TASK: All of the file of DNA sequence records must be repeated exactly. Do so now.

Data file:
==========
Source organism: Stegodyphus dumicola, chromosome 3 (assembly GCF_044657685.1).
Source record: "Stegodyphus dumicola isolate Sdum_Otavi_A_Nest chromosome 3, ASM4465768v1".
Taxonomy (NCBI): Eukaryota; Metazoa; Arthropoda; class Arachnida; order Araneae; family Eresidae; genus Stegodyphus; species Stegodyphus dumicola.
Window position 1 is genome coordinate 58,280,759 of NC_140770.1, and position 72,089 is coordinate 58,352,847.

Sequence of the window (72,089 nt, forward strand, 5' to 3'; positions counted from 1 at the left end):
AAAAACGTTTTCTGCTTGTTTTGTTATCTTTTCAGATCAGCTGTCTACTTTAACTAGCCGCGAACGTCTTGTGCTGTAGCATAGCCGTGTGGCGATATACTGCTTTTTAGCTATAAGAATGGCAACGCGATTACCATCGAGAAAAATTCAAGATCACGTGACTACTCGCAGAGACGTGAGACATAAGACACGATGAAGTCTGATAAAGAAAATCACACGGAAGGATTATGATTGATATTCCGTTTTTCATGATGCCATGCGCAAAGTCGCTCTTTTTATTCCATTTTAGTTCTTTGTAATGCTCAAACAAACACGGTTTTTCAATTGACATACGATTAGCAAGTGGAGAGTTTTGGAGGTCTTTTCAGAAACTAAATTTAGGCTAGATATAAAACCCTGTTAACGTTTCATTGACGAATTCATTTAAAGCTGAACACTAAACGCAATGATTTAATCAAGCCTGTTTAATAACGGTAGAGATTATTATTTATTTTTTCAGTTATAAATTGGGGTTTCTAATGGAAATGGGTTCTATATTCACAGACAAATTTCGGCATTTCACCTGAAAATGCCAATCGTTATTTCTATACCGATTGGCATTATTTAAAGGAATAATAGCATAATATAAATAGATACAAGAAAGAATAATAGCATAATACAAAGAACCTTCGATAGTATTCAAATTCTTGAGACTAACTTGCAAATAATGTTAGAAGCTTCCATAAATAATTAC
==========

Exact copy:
Source organism: Stegodyphus dumicola, chromosome 3 (assembly GCF_044657685.1).
Source record: "Stegodyphus dumicola isolate Sdum_Otavi_A_Nest chromosome 3, ASM4465768v1".
Taxonomy (NCBI): Eukaryota; Metazoa; Arthropoda; class Arachnida; order Araneae; family Eresidae; genus Stegodyphus; species Stegodyphus dumicola.
Window position 1 is genome coordinate 58,280,759 of NC_140770.1, and position 72,089 is coordinate 58,352,847.

Sequence of the window (72,089 nt, forward strand, 5' to 3'; positions counted from 1 at the left end):
AAAAACGTTTTCTGCTTGTTTTGTTATCTTTTCAGATCAGCTGTCTACTTTAACTAGCCGCGAACGTCTTGTGCTGTAGCATAGCCGTGTGGCGATATACTGCTTTTTAGCTATAAGAATGGCAACGCGATTACCATCGAGAAAAATTCAAGATCACGTGACTACTCGCAGAGACGTGAGACATAAGACACGATGAAGTCTGATAAAGAAAATCACACGGAAGGATTATGATTGATATTCCGTTTTTCATGATGCCATGCGCAAAGTCGCTCTTTTTATTCCATTTTAGTTCTTTGTAATGCTCAAACAAACACGGTTTTTCAATTGACATACGATTAGCAAGTGGAGAGTTTTGGAGGTCTTTTCAGAAACTAAATTTAGGCTAGATATAAAACCCTGTTAACGTTTCATTGACGAATTCATTTAAAGCTGAACACTAAACGCAATGATTTAATCAAGCCTGTTTAATAACGGTAGAGATTATTATTTATTTTTTCAGTTATAAATTGGGGTTTCTAATGGAAATGGGTTCTATATTCACAGACAAATTTCGGCATTTCACCTGAAAATGCCAATCGTTATTTCTATACCGATTGGCATTATTTAAAGGAATAATAGCATAATATAAATAGATACAAGAAAGAATAATAGCATAATACAAAGAACCTTCGATAGTATTCAAATTCTTGAGACTAACTTGCAAATAATGTTAGAAGCTTCCATAAATAATTAC